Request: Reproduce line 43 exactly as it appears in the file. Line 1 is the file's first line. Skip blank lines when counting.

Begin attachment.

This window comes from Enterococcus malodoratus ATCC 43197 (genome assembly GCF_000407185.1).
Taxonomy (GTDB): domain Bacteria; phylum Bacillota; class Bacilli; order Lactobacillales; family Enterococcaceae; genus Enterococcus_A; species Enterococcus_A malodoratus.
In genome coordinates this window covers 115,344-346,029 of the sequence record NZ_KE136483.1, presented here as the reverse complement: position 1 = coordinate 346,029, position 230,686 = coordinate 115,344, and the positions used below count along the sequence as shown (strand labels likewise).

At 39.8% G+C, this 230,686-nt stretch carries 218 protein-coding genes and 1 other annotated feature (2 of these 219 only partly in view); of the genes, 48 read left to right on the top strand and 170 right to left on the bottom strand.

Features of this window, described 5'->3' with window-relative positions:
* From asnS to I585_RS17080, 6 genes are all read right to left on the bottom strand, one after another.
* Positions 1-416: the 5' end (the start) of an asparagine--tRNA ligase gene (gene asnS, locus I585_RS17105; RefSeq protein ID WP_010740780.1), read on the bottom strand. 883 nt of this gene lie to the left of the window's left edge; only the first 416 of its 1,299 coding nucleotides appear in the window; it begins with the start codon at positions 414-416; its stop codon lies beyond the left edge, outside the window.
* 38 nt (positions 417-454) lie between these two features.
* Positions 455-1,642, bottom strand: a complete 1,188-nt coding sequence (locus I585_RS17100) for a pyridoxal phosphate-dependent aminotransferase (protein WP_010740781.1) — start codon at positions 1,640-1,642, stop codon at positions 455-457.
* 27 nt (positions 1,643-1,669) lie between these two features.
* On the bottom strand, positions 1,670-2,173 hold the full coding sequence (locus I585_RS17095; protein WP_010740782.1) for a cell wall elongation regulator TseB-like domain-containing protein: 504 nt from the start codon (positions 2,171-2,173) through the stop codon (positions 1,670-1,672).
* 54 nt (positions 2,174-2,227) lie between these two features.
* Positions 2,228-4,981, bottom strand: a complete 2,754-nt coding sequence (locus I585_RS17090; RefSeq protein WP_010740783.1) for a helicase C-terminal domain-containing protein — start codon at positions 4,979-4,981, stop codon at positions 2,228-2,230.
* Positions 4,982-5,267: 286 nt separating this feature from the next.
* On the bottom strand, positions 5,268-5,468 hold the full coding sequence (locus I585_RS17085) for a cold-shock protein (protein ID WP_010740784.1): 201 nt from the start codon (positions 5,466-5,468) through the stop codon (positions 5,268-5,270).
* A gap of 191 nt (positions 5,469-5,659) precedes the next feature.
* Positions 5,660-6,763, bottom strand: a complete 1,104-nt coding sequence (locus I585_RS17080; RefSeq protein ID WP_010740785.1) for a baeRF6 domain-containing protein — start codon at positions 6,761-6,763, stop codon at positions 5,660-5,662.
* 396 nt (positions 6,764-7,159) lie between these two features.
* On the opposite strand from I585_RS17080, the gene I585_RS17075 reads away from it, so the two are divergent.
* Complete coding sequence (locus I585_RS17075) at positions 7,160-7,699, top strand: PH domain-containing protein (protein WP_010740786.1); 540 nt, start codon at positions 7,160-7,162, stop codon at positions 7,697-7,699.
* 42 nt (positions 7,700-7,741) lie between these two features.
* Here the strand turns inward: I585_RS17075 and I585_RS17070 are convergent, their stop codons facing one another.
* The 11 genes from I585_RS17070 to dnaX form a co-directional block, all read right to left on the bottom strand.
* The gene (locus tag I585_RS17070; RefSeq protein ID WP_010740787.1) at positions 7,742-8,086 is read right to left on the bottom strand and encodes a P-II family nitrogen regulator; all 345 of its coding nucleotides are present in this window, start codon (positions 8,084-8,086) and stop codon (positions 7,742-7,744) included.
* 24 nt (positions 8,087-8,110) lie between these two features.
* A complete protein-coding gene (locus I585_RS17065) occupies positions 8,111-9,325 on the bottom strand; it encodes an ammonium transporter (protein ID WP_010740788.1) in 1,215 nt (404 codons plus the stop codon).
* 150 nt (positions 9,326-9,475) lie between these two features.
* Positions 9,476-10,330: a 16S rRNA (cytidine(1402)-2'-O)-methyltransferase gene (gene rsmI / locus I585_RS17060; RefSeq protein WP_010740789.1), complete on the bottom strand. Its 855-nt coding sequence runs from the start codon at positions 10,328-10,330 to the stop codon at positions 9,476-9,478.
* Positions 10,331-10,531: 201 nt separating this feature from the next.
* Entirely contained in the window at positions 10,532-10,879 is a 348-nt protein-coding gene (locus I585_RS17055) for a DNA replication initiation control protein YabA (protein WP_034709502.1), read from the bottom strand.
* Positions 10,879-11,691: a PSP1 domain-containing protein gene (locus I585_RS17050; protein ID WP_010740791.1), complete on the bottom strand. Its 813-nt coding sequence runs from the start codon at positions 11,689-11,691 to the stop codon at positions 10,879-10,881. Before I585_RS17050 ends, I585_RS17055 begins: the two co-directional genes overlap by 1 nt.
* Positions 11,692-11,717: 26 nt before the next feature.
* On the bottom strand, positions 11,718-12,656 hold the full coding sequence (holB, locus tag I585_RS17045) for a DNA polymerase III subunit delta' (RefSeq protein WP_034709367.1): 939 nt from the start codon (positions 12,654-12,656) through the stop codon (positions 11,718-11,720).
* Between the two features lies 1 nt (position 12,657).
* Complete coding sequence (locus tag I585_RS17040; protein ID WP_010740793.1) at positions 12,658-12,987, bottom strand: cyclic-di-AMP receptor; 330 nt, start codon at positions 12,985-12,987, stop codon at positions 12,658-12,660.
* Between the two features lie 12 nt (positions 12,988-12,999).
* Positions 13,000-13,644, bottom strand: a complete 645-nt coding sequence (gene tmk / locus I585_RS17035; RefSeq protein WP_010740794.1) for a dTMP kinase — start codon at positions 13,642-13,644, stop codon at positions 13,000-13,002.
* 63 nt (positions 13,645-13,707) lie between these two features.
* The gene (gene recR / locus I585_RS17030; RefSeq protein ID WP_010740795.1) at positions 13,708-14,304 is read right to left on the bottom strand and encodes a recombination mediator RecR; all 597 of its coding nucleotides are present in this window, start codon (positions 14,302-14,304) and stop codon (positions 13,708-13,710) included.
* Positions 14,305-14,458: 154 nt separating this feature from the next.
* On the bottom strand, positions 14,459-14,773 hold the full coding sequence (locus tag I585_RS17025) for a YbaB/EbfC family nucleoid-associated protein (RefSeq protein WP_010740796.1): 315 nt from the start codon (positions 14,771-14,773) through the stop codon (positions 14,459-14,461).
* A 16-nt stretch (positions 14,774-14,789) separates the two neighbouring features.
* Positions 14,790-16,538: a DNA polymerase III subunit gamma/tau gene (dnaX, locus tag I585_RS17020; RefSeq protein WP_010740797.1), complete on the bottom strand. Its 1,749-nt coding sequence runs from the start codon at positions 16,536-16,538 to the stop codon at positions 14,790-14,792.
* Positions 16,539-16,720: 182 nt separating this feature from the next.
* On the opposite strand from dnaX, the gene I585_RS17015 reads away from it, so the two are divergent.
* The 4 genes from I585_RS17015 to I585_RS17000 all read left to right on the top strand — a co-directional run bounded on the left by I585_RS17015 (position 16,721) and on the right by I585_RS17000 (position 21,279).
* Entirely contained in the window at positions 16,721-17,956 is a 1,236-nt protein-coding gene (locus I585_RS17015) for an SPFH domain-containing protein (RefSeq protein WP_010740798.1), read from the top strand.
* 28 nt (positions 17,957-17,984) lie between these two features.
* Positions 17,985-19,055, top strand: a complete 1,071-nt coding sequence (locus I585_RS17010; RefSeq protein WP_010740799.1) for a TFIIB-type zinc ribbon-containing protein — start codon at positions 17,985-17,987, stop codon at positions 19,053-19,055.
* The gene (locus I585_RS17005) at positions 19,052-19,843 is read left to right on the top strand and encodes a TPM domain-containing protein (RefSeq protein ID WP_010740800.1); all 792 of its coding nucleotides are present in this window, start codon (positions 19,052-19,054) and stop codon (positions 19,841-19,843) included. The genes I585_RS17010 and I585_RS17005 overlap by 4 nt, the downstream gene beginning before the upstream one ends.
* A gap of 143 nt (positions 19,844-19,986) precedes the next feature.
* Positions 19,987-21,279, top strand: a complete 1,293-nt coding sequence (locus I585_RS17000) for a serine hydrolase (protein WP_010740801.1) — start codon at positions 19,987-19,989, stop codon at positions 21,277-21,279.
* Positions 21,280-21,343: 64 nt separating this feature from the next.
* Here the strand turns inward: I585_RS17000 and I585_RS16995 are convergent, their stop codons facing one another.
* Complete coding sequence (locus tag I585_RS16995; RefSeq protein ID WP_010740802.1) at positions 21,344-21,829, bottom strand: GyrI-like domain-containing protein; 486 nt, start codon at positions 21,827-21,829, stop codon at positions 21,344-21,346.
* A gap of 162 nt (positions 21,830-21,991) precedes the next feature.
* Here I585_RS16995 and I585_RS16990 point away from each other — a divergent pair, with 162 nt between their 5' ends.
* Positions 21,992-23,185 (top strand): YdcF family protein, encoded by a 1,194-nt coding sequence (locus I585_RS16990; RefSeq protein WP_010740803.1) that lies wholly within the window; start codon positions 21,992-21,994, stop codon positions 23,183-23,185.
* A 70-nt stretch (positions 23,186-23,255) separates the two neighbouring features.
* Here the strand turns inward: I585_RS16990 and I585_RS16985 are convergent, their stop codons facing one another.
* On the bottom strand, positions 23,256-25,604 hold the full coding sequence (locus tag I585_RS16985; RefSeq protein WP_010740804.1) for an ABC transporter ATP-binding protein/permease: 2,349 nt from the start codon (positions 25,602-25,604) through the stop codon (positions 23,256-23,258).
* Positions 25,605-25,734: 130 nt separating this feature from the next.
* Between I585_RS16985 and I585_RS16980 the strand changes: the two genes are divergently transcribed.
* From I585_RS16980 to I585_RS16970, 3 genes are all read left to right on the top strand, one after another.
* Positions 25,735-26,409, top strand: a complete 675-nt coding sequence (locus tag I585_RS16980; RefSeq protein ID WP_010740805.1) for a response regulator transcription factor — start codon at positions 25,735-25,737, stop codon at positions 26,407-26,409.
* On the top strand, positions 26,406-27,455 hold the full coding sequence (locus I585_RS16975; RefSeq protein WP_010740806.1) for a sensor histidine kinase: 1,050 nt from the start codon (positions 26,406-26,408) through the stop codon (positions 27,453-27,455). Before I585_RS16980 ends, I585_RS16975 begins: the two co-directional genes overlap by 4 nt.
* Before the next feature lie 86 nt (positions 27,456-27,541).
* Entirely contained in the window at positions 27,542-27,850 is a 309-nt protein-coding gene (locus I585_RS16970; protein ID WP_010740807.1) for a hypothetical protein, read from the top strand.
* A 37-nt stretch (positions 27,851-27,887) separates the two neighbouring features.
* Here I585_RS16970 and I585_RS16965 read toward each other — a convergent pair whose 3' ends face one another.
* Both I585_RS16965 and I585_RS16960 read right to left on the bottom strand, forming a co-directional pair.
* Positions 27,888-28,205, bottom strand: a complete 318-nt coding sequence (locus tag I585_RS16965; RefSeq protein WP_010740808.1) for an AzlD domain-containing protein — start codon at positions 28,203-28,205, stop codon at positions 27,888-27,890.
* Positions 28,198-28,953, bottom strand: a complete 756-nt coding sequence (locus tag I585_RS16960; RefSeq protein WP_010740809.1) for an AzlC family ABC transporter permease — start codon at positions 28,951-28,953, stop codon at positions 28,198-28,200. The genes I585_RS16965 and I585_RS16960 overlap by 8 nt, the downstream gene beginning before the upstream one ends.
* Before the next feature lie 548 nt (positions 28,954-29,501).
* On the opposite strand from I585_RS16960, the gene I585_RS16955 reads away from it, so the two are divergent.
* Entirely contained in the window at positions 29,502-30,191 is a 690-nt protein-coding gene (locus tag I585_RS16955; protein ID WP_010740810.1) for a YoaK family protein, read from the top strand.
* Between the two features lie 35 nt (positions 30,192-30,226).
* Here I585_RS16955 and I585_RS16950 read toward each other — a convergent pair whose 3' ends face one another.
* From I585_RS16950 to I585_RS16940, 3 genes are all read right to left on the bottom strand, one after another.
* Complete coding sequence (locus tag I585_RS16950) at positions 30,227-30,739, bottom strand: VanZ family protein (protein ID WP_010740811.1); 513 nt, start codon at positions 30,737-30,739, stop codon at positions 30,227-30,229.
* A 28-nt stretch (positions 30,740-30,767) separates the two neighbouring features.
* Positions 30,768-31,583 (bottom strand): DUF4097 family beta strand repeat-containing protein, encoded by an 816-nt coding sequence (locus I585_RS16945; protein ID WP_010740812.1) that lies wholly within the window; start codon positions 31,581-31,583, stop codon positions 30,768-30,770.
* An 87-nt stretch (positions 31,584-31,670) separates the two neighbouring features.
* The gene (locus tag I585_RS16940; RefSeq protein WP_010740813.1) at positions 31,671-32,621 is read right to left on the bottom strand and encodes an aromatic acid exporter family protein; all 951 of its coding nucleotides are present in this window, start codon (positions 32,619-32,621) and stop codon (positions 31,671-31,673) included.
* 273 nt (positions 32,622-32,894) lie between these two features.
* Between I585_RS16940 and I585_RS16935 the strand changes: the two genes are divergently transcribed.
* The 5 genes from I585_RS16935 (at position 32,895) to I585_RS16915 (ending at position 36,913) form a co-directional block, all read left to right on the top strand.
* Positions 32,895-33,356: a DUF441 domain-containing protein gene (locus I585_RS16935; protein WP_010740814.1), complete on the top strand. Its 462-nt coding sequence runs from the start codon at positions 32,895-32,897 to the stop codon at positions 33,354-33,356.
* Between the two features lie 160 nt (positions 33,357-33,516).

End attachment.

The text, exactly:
* Positions 14,790-16,538: a DNA polymerase III subunit gamma/tau gene (dnaX, locus tag I585_RS17020; RefSeq protein WP_010740797.1), complete on the bottom strand. Its 1,749-nt coding sequence runs from the start codon at positions 16,536-16,538 to the stop codon at positions 14,790-14,792.